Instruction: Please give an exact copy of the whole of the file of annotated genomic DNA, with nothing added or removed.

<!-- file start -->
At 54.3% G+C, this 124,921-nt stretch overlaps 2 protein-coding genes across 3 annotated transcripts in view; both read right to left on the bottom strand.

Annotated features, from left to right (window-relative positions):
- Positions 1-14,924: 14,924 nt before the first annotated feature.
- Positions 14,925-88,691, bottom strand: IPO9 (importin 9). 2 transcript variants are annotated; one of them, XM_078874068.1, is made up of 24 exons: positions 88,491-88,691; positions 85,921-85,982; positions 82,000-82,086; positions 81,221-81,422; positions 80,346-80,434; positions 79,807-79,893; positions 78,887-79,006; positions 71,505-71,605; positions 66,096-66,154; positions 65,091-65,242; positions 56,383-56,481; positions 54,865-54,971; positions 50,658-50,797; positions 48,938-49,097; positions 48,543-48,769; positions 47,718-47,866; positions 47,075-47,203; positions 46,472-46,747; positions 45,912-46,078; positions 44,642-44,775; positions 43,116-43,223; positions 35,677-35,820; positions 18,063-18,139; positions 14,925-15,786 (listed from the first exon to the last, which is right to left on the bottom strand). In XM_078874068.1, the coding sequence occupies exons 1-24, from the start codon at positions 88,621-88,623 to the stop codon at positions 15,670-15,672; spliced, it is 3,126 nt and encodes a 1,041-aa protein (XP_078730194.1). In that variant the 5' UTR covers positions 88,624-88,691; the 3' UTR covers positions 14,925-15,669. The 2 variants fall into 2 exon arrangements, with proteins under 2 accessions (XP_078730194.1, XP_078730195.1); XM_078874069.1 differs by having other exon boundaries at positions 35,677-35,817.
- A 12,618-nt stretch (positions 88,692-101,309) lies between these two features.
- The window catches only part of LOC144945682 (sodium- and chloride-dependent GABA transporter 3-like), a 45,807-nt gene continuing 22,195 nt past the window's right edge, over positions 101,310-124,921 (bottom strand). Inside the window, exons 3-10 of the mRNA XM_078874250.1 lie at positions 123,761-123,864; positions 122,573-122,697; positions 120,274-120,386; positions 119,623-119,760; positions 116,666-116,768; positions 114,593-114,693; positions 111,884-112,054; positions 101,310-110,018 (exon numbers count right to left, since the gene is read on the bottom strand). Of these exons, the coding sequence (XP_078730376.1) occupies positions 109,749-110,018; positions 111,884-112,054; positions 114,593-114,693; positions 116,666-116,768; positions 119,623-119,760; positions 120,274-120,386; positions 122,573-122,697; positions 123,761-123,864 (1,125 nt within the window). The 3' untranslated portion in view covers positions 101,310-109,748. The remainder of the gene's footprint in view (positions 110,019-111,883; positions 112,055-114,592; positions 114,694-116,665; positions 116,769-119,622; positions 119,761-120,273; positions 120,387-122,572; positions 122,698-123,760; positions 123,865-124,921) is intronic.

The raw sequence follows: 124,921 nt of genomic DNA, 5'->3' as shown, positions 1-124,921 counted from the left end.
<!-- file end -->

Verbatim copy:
At 54.3% G+C, this 124,921-nt stretch overlaps 2 protein-coding genes across 3 annotated transcripts in view; both read right to left on the bottom strand.

Annotated features, from left to right (window-relative positions):
- Positions 1-14,924: 14,924 nt before the first annotated feature.
- Positions 14,925-88,691, bottom strand: IPO9 (importin 9). 2 transcript variants are annotated; one of them, XM_078874068.1, is made up of 24 exons: positions 88,491-88,691; positions 85,921-85,982; positions 82,000-82,086; positions 81,221-81,422; positions 80,346-80,434; positions 79,807-79,893; positions 78,887-79,006; positions 71,505-71,605; positions 66,096-66,154; positions 65,091-65,242; positions 56,383-56,481; positions 54,865-54,971; positions 50,658-50,797; positions 48,938-49,097; positions 48,543-48,769; positions 47,718-47,866; positions 47,075-47,203; positions 46,472-46,747; positions 45,912-46,078; positions 44,642-44,775; positions 43,116-43,223; positions 35,677-35,820; positions 18,063-18,139; positions 14,925-15,786 (listed from the first exon to the last, which is right to left on the bottom strand). In XM_078874068.1, the coding sequence occupies exons 1-24, from the start codon at positions 88,621-88,623 to the stop codon at positions 15,670-15,672; spliced, it is 3,126 nt and encodes a 1,041-aa protein (XP_078730194.1). In that variant the 5' UTR covers positions 88,624-88,691; the 3' UTR covers positions 14,925-15,669. The 2 variants fall into 2 exon arrangements, with proteins under 2 accessions (XP_078730194.1, XP_078730195.1); XM_078874069.1 differs by having other exon boundaries at positions 35,677-35,817.
- A 12,618-nt stretch (positions 88,692-101,309) lies between these two features.
- The window catches only part of LOC144945682 (sodium- and chloride-dependent GABA transporter 3-like), a 45,807-nt gene continuing 22,195 nt past the window's right edge, over positions 101,310-124,921 (bottom strand). Inside the window, exons 3-10 of the mRNA XM_078874250.1 lie at positions 123,761-123,864; positions 122,573-122,697; positions 120,274-120,386; positions 119,623-119,760; positions 116,666-116,768; positions 114,593-114,693; positions 111,884-112,054; positions 101,310-110,018 (exon numbers count right to left, since the gene is read on the bottom strand). Of these exons, the coding sequence (XP_078730376.1) occupies positions 109,749-110,018; positions 111,884-112,054; positions 114,593-114,693; positions 116,666-116,768; positions 119,623-119,760; positions 120,274-120,386; positions 122,573-122,697; positions 123,761-123,864 (1,125 nt within the window). The 3' untranslated portion in view covers positions 101,310-109,748. The remainder of the gene's footprint in view (positions 110,019-111,883; positions 112,055-114,592; positions 114,694-116,665; positions 116,769-119,622; positions 119,761-120,273; positions 120,387-122,572; positions 122,698-123,760; positions 123,865-124,921) is intronic.

The raw sequence follows: 124,921 nt of genomic DNA, 5'->3' as shown, positions 1-124,921 counted from the left end.